Shaking was not the best of ideas...but I've seen worse.

My general rule of thumb is to forget about it for a couple of weeks and let the yeast do its thing.

fermentation doesn't care about the bucket being sealed or not.

 
Reply With Quote
Old 02-13-2012, 05:33 PM   #7
Spacepuppy
Recipes 
 
Jan 2012
Tecumseh, Michigan
Posts: 16


definatly not in a hurry Brewdad, I now have 8 brews for a total of 40 gallons brewed (some over a month in the secondary) and this was the first time in this bucket and the first time fermentation appeared to stop, dont get me wrong I was definatly worried but I did some digging on the forums here and took a gravity reading just like I should and it confirmed that nothing was wrong. I decided to give the pail a shake based on the forums as well...its just that I found some pro shake info before I found anti-shake info but in retrospect I think i will just let the yeast do its thing next time.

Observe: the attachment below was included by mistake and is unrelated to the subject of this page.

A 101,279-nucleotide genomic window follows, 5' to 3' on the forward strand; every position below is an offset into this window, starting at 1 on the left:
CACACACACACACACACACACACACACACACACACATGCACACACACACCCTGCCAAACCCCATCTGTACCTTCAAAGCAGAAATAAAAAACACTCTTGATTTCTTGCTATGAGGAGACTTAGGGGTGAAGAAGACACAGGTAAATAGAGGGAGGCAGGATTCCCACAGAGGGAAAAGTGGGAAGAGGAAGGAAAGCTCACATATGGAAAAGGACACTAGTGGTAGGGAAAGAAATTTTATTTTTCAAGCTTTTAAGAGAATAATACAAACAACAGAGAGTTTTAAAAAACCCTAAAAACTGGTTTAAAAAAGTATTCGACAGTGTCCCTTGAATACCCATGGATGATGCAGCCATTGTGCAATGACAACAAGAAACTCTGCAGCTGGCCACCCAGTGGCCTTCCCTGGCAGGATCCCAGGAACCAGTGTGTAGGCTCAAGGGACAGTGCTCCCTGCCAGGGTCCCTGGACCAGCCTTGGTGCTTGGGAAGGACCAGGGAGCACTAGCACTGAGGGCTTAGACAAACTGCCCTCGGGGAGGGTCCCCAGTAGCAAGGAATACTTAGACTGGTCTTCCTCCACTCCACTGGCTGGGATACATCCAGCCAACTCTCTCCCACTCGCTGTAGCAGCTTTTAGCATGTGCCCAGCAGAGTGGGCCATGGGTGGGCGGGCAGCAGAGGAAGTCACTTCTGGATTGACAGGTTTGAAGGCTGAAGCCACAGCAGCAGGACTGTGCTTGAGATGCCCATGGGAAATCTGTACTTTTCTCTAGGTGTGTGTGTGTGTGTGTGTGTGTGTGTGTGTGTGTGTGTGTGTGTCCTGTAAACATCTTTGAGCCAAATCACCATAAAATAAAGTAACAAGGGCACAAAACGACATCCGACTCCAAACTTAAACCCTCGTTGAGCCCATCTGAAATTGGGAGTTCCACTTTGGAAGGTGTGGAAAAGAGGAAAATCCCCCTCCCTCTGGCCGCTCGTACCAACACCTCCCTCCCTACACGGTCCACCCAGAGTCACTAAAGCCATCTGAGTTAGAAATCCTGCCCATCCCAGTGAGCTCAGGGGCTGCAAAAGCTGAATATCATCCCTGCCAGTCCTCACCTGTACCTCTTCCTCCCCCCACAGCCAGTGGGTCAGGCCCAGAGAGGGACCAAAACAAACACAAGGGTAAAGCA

Reply With Quote
Old 02-13-2012, 06:20 PM   #8
dcp27
Recipes 
 
Jan 2010
Medford, MA
Posts: 4,125
Liked 125 Times on 121 Posts


you should never shake it once fermentation has started (unless its a huge beer). you can gently swirl the fermenter to rouse the yeast, but don't shake.

 
Reply With Quote
Old 02-13-2012, 07:57 PM   #9
Spacepuppy
Recipes 
 
Jan 2012
Tecumseh, Michigan
Posts: 16


Quote:
Originally Posted by dcp27 View Post
you should never shake it once fermentation has started (unless its a huge beer). you can gently swirl the fermenter to rouse the yeast, but don't shake.